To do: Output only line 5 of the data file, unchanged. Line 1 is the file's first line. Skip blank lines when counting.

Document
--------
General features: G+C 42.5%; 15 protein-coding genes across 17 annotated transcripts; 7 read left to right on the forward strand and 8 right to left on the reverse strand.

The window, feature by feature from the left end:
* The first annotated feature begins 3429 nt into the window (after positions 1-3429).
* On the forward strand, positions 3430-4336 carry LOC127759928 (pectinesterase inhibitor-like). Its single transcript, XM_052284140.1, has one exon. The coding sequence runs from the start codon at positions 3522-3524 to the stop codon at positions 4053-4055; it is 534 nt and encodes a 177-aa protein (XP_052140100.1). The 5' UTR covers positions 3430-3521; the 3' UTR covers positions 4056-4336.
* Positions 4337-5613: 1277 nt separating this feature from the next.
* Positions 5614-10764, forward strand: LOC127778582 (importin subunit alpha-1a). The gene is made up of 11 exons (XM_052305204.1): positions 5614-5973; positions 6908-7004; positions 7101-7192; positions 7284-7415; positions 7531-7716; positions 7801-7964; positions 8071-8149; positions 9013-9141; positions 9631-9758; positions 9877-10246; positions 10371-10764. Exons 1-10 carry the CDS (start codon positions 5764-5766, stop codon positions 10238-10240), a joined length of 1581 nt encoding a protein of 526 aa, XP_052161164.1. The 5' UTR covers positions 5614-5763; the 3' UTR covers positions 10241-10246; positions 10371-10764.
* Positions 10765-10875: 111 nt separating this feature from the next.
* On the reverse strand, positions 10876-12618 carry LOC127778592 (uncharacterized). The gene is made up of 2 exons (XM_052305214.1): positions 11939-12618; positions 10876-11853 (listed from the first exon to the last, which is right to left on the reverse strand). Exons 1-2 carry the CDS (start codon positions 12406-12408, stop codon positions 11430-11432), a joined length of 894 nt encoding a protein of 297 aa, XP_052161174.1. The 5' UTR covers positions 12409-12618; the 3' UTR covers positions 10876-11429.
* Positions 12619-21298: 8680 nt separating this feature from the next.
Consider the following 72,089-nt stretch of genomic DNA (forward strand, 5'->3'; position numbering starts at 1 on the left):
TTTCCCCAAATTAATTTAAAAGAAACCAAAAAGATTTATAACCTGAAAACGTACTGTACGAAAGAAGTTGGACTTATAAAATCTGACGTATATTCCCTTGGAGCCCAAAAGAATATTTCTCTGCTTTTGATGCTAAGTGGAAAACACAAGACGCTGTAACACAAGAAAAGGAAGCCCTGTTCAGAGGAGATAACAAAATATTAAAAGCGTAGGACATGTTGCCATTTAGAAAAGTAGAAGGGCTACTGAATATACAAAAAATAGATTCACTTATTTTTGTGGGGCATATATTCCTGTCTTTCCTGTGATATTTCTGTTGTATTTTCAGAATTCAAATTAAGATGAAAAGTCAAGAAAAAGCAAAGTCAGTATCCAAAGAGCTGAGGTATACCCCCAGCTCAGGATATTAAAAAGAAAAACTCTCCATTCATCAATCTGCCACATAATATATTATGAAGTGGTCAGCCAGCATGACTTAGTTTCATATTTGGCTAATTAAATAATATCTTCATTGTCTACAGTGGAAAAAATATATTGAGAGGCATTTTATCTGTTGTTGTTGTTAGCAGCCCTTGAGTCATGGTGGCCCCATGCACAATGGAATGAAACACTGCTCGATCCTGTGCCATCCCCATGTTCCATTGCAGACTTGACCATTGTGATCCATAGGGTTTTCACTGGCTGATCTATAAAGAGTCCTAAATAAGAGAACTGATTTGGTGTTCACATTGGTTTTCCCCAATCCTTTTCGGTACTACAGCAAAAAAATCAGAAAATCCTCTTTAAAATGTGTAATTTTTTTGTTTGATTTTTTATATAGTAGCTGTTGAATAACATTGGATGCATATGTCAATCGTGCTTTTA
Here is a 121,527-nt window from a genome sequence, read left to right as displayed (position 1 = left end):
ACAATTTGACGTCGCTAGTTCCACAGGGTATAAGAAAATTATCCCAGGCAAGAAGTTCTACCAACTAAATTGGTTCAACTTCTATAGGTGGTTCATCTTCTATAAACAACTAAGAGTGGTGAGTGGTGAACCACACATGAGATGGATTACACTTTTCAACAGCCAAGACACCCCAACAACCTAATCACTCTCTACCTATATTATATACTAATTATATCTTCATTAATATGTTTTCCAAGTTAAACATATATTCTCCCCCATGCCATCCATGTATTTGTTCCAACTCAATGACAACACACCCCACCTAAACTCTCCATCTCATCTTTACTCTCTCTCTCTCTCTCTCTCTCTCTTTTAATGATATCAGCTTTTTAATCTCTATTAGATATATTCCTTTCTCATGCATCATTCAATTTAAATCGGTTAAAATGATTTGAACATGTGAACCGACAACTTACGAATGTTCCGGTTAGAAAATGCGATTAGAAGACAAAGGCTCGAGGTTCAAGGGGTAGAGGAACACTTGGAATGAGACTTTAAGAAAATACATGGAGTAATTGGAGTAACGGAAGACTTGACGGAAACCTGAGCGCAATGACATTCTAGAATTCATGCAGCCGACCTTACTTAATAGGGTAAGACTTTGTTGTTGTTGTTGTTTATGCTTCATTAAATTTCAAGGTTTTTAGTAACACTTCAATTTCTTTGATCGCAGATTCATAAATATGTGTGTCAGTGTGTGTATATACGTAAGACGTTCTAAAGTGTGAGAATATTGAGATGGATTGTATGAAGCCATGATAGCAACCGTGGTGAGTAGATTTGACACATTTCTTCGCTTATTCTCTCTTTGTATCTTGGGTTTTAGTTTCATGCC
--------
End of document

* Positions 4337-5613: 1277 nt separating this feature from the next.